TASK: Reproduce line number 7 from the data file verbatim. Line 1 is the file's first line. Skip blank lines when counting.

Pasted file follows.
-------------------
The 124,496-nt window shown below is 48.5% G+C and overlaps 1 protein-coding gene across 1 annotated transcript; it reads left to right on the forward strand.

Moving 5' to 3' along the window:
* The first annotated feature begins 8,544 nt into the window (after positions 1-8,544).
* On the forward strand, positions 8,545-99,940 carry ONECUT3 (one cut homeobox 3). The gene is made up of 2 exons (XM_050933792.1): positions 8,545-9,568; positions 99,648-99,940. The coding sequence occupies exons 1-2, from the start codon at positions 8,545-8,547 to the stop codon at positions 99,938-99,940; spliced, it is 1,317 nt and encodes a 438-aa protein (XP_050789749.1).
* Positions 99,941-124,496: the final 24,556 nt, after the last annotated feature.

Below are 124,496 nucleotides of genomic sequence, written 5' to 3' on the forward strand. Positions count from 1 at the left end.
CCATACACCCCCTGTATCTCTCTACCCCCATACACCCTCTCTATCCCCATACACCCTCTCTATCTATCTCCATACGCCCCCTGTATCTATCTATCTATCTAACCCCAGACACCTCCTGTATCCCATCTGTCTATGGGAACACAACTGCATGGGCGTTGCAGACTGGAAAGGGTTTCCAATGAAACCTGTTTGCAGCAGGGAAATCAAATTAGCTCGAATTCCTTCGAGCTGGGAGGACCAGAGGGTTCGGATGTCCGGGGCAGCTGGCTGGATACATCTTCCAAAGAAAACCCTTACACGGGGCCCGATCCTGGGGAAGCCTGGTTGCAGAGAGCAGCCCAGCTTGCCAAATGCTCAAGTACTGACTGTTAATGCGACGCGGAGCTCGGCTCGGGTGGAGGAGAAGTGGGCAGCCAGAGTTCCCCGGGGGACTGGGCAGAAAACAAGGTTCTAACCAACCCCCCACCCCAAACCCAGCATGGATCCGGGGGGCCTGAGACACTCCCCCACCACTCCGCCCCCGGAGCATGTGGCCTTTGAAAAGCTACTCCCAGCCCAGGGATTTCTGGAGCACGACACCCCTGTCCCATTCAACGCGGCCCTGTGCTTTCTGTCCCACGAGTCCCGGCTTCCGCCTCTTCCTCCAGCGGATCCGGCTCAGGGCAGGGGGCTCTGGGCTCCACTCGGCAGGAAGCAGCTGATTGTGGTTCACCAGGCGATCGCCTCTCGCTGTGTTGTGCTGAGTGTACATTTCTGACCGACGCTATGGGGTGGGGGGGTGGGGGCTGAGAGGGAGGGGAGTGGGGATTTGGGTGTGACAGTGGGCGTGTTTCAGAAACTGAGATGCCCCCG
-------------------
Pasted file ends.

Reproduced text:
CCATACACCCCCTGTATCTCTCTACCCCCATACACCCTCTCTATCCCCATACACCCTCTCTATCTATCTCCATACGCCCCCTGTATCTATCTATCTATCTAACCCCAGACACCTCCTGTATCCCATCTGTCTATGGGAACACAACTGCATGGGCGTTGCAGACTGGAAAGGGTTTCCAATGAAACCTGTTTGCAGCAGGGAAATCAAATTAGCTCGAATTCCTTCGAGCTGGGAGGACCAGAGGGTTCGGATGTCCGGGGCAGCTGGCTGGATACATCTTCCAAAGAAAACCCTTACACGGGGCCCGATCCTGGGGAAGCCTGGTTGCAGAGAGCAGCCCAGCTTGCCAAATGCTCAAGTACTGACTGTTAATGCGACGCGGAGCTCGGCTCGGGTGGAGGAGAAGTGGGCAGCCAGAGTTCCCCGGGGGACTGGGCAGAAAACAAGGTTCTAACCAACCCCCCACCCCAAACCCAGCATGGATCCGGGGGGCCTGAGACACTCCCCCACCACTCCGCCCCCGGAGCATGTGGCCTTTGAAAAGCTACTCCCAGCCCAGGGATTTCTGGAGCACGACACCCCTGTCCCATTCAACGCGGCCCTGTGCTTTCTGTCCCACGAGTCCCGGCTTCCGCCTCTTCCTCCAGCGGATCCGGCTCAGGGCAGGGGGCTCTGGGCTCCACTCGGCAGGAAGCAGCTGATTGTGGTTCACCAGGCGATCGCCTCTCGCTGTGTTGTGCTGAGTGTACATTTCTGACCGACGCTATGGGGTGGGGGGGTGGGGGCTGAGAGGGAGGGGAGTGGGGATTTGGGTGTGACAGTGGGCGTGTTTCAGAAACTGAGATGCCCCCG